In just 12 months time the average private sector tenant could be paying between £800 and £1,500 more a year in rent, according to research by a rental platform specialising in affordable homes.
Following a turbulent 24 months, the UK rental market is ‘back on track’ and analysis of rental market values by Ocasa shows that the average UK tenant is now paying £12,936 per year for a rental property.
This annual cost of renting has already climbed by £1,032 since this time last year and Ocasa predicts that it could increase by a further £803 over the next 12 months. This means the average tenant would be required to pay £13,739 a year to rent a home.
London remains by far the least affordable region of the UK rental market, with the average tenant in the capital currently paying £21,140 per year. Ocasa estimates that the capital’s tenants will see this cost increase by a further £1,140 per year over the next 12 months.
While London’s renters are paying the highest price to rent, it is those in the North West that could see the sharpest increase with their average rent of £10,452 per year predicted to increase by £1,504 over the next year.
The East of England could be set to see the third largest hike in the annual cost of renting, climbing by a further £898 to a total of £13,426 per year. In the South West, this increase in annual rental costs is estimated to hit £790, while Ocasa also estimates that renters in the South East (£750) and East Midlands (£717) will be required to pay over £700 more a year in rent.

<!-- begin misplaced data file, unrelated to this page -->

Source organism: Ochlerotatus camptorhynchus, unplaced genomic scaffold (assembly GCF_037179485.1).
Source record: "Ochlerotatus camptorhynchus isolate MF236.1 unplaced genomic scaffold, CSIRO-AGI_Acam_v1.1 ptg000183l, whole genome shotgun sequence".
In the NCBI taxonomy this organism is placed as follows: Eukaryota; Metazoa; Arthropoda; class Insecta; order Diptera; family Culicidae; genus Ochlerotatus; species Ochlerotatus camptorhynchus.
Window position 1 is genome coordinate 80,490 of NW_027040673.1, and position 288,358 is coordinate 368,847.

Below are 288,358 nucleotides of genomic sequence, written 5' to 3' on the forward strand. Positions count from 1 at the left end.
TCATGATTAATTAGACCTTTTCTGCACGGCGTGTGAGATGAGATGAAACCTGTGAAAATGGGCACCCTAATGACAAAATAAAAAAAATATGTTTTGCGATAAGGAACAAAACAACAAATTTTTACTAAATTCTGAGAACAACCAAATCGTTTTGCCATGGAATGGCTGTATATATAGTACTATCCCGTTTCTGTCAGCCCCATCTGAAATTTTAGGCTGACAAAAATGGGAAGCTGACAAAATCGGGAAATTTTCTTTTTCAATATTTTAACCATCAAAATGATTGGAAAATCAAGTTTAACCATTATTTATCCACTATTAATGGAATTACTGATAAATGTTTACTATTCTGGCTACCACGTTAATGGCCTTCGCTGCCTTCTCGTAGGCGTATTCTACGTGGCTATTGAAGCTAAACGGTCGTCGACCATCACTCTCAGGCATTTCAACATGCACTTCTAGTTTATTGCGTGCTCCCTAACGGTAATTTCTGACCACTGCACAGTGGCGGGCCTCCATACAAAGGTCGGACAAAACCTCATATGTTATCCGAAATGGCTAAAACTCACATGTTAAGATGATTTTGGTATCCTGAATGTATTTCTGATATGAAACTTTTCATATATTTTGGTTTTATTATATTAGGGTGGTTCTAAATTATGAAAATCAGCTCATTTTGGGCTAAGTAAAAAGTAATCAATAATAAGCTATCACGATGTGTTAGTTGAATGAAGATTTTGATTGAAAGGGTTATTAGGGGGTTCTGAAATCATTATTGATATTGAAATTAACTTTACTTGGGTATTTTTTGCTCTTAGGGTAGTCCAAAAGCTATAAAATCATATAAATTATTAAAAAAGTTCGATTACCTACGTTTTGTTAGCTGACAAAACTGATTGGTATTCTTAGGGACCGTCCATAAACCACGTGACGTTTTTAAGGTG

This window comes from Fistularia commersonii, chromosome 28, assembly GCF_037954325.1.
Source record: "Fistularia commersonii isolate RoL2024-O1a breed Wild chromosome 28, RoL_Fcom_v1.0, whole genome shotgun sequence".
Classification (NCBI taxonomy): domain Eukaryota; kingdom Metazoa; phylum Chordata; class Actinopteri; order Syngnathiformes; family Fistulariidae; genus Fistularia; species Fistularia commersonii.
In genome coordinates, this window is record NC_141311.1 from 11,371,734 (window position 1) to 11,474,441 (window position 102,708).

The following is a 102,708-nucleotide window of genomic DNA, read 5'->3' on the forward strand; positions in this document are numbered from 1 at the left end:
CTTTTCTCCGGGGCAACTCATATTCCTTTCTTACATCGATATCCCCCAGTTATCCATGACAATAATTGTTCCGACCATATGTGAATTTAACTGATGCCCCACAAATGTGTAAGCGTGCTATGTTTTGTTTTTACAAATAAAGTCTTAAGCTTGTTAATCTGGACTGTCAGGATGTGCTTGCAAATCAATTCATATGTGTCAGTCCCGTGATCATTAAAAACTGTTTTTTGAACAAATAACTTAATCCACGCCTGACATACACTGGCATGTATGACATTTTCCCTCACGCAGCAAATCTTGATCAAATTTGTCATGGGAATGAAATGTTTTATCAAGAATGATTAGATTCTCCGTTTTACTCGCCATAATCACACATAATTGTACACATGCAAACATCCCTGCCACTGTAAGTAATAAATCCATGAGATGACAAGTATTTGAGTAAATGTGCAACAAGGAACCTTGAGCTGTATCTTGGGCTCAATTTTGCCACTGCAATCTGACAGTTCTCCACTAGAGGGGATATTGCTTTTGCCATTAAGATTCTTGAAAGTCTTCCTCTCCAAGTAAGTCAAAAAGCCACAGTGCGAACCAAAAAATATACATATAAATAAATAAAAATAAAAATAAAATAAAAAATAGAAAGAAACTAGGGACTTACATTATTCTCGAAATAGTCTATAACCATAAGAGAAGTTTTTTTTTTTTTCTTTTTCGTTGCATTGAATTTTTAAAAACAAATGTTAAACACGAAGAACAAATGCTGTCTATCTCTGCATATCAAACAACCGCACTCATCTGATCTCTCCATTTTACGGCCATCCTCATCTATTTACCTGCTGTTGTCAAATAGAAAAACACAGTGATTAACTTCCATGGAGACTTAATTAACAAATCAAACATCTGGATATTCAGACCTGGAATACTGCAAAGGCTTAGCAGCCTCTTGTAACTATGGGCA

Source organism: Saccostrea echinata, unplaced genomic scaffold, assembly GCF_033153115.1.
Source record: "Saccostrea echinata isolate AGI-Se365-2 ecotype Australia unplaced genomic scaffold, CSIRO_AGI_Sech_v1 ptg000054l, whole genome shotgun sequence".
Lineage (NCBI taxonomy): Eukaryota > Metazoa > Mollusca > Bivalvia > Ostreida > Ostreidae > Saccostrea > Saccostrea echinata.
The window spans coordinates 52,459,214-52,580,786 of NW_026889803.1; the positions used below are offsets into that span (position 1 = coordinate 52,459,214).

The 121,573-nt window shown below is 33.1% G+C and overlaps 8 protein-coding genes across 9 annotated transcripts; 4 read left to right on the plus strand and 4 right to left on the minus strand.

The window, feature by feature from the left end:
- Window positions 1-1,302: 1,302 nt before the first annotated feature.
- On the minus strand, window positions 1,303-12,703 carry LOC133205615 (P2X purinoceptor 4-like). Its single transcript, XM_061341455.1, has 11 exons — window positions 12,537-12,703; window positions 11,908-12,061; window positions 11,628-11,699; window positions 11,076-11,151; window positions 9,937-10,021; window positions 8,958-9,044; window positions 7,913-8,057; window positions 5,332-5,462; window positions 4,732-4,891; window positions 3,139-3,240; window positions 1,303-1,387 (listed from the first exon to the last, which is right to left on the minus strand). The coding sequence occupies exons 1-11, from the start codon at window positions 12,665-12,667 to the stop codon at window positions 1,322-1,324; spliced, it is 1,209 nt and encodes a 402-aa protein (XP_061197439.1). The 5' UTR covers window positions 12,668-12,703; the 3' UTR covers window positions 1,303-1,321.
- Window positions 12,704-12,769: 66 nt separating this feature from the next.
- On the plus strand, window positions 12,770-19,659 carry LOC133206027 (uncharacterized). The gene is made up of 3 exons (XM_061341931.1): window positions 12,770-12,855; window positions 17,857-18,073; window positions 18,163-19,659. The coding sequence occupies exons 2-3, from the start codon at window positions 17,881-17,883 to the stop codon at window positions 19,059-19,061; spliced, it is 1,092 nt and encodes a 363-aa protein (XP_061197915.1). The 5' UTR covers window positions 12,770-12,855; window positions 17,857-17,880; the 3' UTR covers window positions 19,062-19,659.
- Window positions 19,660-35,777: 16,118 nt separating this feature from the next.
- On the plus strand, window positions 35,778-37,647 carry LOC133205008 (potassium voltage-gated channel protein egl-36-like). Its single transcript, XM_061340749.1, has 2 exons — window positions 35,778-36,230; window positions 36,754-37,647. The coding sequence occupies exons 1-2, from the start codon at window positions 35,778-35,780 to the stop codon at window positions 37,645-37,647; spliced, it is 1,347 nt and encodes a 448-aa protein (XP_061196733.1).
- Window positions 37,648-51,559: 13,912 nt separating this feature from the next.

Renters in the North East stand to see the lowest increase in the cost of renting, Ocasa predicts that the average annual cost of renting in the region could still climb by £617 in just 12 months’ time.
A spokesperson for Ocasa said: “Despite a rather unsettled rental market landscape as a result of the pandemic, the average UK tenant is still paying over a thousand pounds more a year versus just 12 months ago. This cost is set to climb even further over the next 12 months and will be particularly concerning for existing tenants.
“Renting is already the most substantial outgoing they face but in recent weeks, many will have also seen their finances squeezed by the increasing cost of living. When you add an increase in rental costs to this mix, it paints a very bleak picture for the year ahead.”
Patrick Mooney, Editor